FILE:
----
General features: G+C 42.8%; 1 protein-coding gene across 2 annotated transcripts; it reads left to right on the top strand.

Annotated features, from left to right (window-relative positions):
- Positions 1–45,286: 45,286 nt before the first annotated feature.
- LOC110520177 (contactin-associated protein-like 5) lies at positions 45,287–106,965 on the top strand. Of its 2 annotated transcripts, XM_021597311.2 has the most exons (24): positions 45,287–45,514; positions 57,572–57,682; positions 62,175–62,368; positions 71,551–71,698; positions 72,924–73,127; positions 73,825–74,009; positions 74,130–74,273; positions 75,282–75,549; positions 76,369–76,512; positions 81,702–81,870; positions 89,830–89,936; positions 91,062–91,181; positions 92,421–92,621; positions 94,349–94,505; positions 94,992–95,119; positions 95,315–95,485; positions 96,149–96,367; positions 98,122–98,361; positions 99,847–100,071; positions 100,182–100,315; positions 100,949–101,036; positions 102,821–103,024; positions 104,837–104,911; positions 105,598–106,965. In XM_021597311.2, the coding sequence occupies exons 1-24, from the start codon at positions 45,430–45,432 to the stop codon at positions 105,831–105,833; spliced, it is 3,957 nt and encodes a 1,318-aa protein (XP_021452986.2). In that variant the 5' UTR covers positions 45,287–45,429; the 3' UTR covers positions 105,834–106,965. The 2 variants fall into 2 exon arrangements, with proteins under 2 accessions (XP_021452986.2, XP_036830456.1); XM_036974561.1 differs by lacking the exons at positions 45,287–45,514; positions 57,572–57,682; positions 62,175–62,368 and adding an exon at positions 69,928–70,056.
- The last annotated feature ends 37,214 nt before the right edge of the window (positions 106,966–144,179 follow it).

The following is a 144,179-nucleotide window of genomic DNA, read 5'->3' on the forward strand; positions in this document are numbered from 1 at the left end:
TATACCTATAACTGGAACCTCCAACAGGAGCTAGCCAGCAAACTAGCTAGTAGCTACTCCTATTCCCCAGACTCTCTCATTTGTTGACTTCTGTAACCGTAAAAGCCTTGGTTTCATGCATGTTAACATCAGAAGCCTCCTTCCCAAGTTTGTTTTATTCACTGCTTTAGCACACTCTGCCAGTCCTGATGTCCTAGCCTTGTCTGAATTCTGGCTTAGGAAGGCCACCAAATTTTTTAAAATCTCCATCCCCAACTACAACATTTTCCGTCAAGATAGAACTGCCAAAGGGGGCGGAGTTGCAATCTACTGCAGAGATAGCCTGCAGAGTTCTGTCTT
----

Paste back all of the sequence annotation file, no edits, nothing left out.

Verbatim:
General features: G+C 42.8%; 1 protein-coding gene across 2 annotated transcripts; it reads left to right on the top strand.

Annotated features, from left to right (window-relative positions):
- Positions 1–45,286: 45,286 nt before the first annotated feature.
- LOC110520177 (contactin-associated protein-like 5) lies at positions 45,287–106,965 on the top strand. Of its 2 annotated transcripts, XM_021597311.2 has the most exons (24): positions 45,287–45,514; positions 57,572–57,682; positions 62,175–62,368; positions 71,551–71,698; positions 72,924–73,127; positions 73,825–74,009; positions 74,130–74,273; positions 75,282–75,549; positions 76,369–76,512; positions 81,702–81,870; positions 89,830–89,936; positions 91,062–91,181; positions 92,421–92,621; positions 94,349–94,505; positions 94,992–95,119; positions 95,315–95,485; positions 96,149–96,367; positions 98,122–98,361; positions 99,847–100,071; positions 100,182–100,315; positions 100,949–101,036; positions 102,821–103,024; positions 104,837–104,911; positions 105,598–106,965. In XM_021597311.2, the coding sequence occupies exons 1-24, from the start codon at positions 45,430–45,432 to the stop codon at positions 105,831–105,833; spliced, it is 3,957 nt and encodes a 1,318-aa protein (XP_021452986.2). In that variant the 5' UTR covers positions 45,287–45,429; the 3' UTR covers positions 105,834–106,965. The 2 variants fall into 2 exon arrangements, with proteins under 2 accessions (XP_021452986.2, XP_036830456.1); XM_036974561.1 differs by lacking the exons at positions 45,287–45,514; positions 57,572–57,682; positions 62,175–62,368 and adding an exon at positions 69,928–70,056.
- The last annotated feature ends 37,214 nt before the right edge of the window (positions 106,966–144,179 follow it).

The following is a 144,179-nucleotide window of genomic DNA, read 5'->3' on the forward strand; positions in this document are numbered from 1 at the left end:
TATACCTATAACTGGAACCTCCAACAGGAGCTAGCCAGCAAACTAGCTAGTAGCTACTCCTATTCCCCAGACTCTCTCATTTGTTGACTTCTGTAACCGTAAAAGCCTTGGTTTCATGCATGTTAACATCAGAAGCCTCCTTCCCAAGTTTGTTTTATTCACTGCTTTAGCACACTCTGCCAGTCCTGATGTCCTAGCCTTGTCTGAATTCTGGCTTAGGAAGGCCACCAAATTTTTTAAAATCTCCATCCCCAACTACAACATTTTCCGTCAAGATAGAACTGCCAAAGGGGGCGGAGTTGCAATCTACTGCAGAGATAGCCTGCAGAGTTCTGTCTT